The reality, of course, is that the monopolistic pairing of government and business interests ensures only the rise and perpetuation of elites who use a politicized market to advance their own agenda.
All of this is possible by harnessing and concentrating the power of the mother of all monopolies, government itself. In a strict free market, no business, no matter how successful, has the power to deprive people of life and property, or to engage in fraud against the public — unless it enlists the coercive powers of the state or is permitted to behave like a state itself. No business that attempted to force people to buy its products at prices of its own choosing would endure for a day under free market conditions. But aided and abetted by the police powers of the state to destroy competitors and compel consumers to accept its products or do without them, it could become a monopoly indeed — to the detriment of the buying public. Taken to its ultimate extreme, such a policy would result in the inefficient socialist monopolies typical of totalitarian states such as the former Soviet Union.
The Founders understood the potential of the political monopoly of the state to establish itself in every conceivable area of human endeavor. To prevent this from happening, they instituted the ultimate “trust busting” program, a federal Constitution that broke up the monopolistic concentration of central government power by dividing it between the states and federal government. They also set explicit limits on the powers to be exercised by the federal government, as emblemized in the 10th Amendment. Taken together, the twin constitutional doctrines of federalism and enumerated powers for generations prevented the federal government either from amassing powers left to state and local governments, or from exercising novel powers — such as the regulation of private business — not granted it by the Constitution.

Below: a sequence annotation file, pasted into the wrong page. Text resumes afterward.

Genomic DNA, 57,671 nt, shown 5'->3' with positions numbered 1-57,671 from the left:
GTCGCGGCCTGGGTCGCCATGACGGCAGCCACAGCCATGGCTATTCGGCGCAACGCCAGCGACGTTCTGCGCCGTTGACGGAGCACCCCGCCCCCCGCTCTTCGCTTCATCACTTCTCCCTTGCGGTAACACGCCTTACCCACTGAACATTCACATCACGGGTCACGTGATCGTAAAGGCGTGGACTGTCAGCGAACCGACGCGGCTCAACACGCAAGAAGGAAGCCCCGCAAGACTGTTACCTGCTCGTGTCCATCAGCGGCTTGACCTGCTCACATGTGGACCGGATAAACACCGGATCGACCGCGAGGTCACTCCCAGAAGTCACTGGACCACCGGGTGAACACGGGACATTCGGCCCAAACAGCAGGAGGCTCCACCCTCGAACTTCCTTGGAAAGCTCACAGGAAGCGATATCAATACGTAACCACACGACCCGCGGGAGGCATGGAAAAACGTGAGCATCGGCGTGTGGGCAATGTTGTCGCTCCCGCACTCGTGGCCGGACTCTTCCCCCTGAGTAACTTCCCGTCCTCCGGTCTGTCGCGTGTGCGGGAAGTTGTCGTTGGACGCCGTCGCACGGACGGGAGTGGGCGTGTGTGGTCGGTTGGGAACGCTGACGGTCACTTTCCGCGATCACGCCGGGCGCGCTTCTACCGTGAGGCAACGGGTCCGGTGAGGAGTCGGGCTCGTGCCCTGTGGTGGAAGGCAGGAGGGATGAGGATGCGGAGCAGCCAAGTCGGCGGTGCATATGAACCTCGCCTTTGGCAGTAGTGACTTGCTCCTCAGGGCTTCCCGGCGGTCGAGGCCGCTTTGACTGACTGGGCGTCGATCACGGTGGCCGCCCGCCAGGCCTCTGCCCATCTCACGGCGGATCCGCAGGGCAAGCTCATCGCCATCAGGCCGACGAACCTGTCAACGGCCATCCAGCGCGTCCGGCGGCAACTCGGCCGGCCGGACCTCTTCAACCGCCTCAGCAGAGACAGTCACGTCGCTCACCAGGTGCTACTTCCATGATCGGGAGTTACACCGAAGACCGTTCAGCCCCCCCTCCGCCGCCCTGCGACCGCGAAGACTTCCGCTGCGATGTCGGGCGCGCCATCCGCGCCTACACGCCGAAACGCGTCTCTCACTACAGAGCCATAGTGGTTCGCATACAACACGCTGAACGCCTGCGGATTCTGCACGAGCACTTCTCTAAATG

All of that has been systematically abandoned, of course. Federalism was effectively renounced after the Civil War, and limited, enumerated powers during the Great Depression, when the New Deal authorized for the first time massive federal usurpations over the private sector. Today there are few remaining obstacles to the powers exercised by our post-constitutional federal government. Although the Constitution still preserves its essential form, and our elected leaders still swear an oath to honor and preserve it, its limits on the monopoly on power now enjoyed by Big Government are routinely ignored or rationalized away. Both major parties are equally complicit, which is why the monopoly of centralized state power in Washington grows stronger no matter which party controls Congress and the White House.
And in a supreme irony, leaders of both parties continue their pious, eternal vigilance over America’s private sector, ever on the lookout for new monopolies to tame. But the one monopoly that no one seems inclined to confront — Big Government itself — shows no signs of receding.